His glorious counterpart would be Abraham Lincoln, whose admonition that a divided house could not stand upright ushered in the civil war that would only lead to a rebirth of the nation after four bloody years. His supporters followed him willingly, as military destruction was celebrated as a necessary collective sacrifice.

David Ernest Duke is the board of the
Ku Klux Klan, denies the Holocaust and advocates the ideology White Supremacy.

Richard B. Spencer coined the catchphrase «Alt-Right»
and would like to make the USA an "Aryan" country.

Milo Yiannopoulos was editor of the right portal Breitbart and incites against gays, though
he is one himself.

However, the charisma of a passionate leader never shows itself unequivocally in the American cultural imaginary. As early as five years before the outbreak of war, Herman Melville had shed light on the catastrophic consequences of a blind following in his novel "Moby Dick".

If a miniature of the American nation can easily be recognized in the whaling ship "Pequod", then its captain Ahab appears as an intoxicating caricature of a fanaticist leader. Even the sensible helmsmen of his crew cannot resist his obsession with destroying the white whale at all costs. Drawn into the vortex of his delusion, they instead believe in the end only his noble, albeit deceptive, speeches and go down enthusiastically with him.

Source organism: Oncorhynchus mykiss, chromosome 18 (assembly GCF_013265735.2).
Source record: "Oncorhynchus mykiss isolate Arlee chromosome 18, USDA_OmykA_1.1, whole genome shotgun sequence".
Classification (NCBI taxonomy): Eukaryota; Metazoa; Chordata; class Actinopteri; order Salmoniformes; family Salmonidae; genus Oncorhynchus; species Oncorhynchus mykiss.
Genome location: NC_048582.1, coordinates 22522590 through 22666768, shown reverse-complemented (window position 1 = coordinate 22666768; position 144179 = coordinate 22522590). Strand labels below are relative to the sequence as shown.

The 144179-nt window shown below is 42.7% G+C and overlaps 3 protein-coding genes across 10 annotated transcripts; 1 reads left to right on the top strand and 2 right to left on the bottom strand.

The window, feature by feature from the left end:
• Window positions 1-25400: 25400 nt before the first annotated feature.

The imagined unity can quickly tip over into a mass movement that tolerates neither resistance nor differences

This ambivalent fascination for the enchantment by an eloquent leader can be explained by the fact that American politics must always appeal to the affects of the population. A sensible discussion of real problems is not enough to gain a unifying force from the diversity of this great nation.

The democratic community in the USA is therefore still supported today by a civil religion that fills all those concerns with feelings that cannot be changed through political action alone.

In a world that has become more and more complex, one likes to rely on feelings such as enthusiasm, indignation, fear or anger in order to operate attitudes that can be shared by most members of society. Symbols such as the American flag, the dollar bill or the Statue of Liberty are powerful because they call for a unifying pathos - just like the versatile slogan “United we stand”.

But relying on big emotions in politics also means getting involved in the power of populism. If the belief in a shared vision is to bridge all differences, this is not just equivalent to blind trust that hides the complexity of real life circumstances. The imagined unity can also quickly tip over into a mass movement that tolerates neither resistance nor internal differences.

So it is only logical that the television series "Homeland" brings another fascination of fascism in America into play: that much-discussed tribalism in the media, which anchors the pathos of unity not in the nation as a whole, but in the passionate belonging to one small group of like-minded people.

Distrust in the hinterland